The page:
Winning on early downs

The only teams with a higher EPA per play on first and second downs this season offensively than the Dolphins have Patrick Mahomes and Josh Allen under center. Miami is also sixth in success rate on early downs, so they are both explosive and consistent.

Conversely, the 49ers are far and away the best defensive team on early downs. Their EPA per play is -0.14, compared to Robert Saleh’s Jets in second place at -0.08. It doesn’t stop there, as San Francisco is three points lower in success rate than the second-place team at 37 percent — the league average is 45 percent.

On Friday, McDaniel didn’t rule out left tackle Terron Armstead, but Miami’s other tackle, Austin Jackson, was ruled out. We can talk about all of the speed the Dolphins have on the perimeter and in the backfield, but if you can’t block, it won’t matter.

The Kris Kocurek factor has gotten stronger as the season goes along in previous years, and it’s no different in 2022. An above-average defense sees its star players win their 1-on-1 battles routinely. Likewise, an elite defense has its role players and backups winning its individual battles.

Let’s use this snap from TY McGill last week as an example. The down is 2nd & 8. The defensive line consists of Nick Bosa and three other backups. McGill has recently been a standard elevation from the practice squad while defensive Arik Armstead recovers from plantar fasciitis. Yet, the “McGills” on the roster seem to win:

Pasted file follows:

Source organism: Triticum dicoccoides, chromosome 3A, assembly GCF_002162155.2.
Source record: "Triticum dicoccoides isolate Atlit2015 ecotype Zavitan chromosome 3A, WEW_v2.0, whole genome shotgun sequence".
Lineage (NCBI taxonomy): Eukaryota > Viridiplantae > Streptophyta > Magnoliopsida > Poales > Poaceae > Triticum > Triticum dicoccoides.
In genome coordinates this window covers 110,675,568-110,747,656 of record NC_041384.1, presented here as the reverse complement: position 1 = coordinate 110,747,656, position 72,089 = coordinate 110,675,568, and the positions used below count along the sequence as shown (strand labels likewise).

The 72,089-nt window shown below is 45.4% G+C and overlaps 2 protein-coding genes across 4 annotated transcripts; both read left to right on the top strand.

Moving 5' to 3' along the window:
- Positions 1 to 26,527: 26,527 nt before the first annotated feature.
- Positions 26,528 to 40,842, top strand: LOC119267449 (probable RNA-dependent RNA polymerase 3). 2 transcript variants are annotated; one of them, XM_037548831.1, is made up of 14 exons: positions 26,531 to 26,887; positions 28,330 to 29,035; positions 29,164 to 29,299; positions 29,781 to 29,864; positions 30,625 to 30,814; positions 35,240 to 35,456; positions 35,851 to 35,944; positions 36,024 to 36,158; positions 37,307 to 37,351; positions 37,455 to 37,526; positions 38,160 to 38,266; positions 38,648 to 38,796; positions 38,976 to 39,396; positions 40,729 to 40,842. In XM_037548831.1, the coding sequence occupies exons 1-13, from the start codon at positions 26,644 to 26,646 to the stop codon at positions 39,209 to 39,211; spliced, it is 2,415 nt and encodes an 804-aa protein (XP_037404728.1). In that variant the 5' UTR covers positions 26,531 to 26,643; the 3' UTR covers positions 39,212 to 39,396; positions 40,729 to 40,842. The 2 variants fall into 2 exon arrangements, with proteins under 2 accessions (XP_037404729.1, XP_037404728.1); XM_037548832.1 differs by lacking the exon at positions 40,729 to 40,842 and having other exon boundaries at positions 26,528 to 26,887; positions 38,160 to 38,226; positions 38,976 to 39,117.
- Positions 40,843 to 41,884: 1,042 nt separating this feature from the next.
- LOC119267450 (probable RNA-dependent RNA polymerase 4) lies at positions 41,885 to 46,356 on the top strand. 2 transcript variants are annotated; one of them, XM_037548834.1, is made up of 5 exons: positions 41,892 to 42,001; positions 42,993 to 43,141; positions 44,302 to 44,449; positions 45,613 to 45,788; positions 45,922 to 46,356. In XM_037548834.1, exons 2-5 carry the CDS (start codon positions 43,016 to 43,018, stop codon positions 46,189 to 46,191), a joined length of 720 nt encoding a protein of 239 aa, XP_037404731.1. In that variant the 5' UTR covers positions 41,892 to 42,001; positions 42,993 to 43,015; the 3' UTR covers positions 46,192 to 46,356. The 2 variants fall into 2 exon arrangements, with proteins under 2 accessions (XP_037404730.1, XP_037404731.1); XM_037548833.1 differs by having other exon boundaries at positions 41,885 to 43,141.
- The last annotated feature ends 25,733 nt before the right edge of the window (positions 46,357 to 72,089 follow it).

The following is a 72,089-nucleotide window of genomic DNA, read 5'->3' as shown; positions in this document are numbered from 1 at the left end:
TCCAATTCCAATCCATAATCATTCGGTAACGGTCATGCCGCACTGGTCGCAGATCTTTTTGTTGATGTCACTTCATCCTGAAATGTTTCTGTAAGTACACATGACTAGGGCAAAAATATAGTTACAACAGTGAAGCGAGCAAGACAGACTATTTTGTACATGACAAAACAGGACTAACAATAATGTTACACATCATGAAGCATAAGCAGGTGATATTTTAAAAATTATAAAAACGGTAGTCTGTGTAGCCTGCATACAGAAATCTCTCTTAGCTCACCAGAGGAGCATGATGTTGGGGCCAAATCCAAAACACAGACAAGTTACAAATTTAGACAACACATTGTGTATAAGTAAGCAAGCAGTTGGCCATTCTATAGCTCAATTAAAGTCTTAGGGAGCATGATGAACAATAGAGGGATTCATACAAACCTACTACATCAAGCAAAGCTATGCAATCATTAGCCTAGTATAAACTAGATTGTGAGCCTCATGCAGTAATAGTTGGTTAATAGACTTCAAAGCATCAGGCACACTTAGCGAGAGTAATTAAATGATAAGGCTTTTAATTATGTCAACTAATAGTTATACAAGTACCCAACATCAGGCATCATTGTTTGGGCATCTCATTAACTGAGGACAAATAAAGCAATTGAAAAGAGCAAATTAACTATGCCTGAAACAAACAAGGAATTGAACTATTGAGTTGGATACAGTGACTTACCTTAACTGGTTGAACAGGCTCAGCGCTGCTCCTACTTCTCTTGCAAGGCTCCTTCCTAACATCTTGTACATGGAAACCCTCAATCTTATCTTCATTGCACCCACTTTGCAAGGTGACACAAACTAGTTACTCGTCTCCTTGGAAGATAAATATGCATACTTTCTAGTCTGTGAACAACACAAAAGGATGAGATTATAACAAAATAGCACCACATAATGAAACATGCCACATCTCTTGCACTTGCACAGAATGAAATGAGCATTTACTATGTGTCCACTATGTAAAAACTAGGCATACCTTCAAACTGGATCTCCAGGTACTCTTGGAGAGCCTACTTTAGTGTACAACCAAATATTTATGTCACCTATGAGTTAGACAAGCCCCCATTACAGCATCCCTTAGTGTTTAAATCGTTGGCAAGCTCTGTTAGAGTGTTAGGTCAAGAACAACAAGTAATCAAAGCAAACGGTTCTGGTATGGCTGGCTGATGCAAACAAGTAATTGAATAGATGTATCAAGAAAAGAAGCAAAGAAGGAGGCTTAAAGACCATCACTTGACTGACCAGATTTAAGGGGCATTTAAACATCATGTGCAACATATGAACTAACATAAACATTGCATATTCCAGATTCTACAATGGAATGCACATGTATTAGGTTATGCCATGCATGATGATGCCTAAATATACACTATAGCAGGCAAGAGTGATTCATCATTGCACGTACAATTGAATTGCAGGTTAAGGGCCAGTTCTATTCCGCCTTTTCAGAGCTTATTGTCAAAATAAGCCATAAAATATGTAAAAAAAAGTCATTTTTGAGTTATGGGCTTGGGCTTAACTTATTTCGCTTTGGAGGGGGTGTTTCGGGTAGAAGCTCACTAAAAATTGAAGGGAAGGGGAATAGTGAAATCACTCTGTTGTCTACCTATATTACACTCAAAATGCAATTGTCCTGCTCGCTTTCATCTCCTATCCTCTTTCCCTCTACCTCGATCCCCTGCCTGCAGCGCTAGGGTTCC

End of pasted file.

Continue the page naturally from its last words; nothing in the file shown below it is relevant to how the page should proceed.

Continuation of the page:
McGill played eight run snaps against the Saints. That one tackle for loss was the difference in third and manageable and New Orleans punting.

Miami is 23rd in adjusted sack rate. Despite running a predominant RPO offense where the quarterback gets rid of the ball quickly, the Dolphins are 11th in pressure percentage allowed at 24 percent.

San Francisco has a significant advantage in the trenches. When the Dolphins faced formidable opponents this season, they struggled to score. Without T.J. Watt, they put up 16 against the Steelers. The week prior, they scored 17 against the Jets; before that, it was 15 points against the Bengals.

With a healthy front four, the 49ers will dictate Sunday’s game. And it’ll have to, as strength meets weakness...

Staying away from the seams

On the one hand, the 49ers are as good as it gets, thanks to Fred Warner, when it comes to defending the intermediate and middle third portions of the field. Next Gen Stats tweeted this graphic highlighting the Niners’ success:

I’m not going to sit here and tell you Warner is the sole reason that passes aren’t completed over the middle of the field, but this type of effort and awareness makes it difficult to argue against: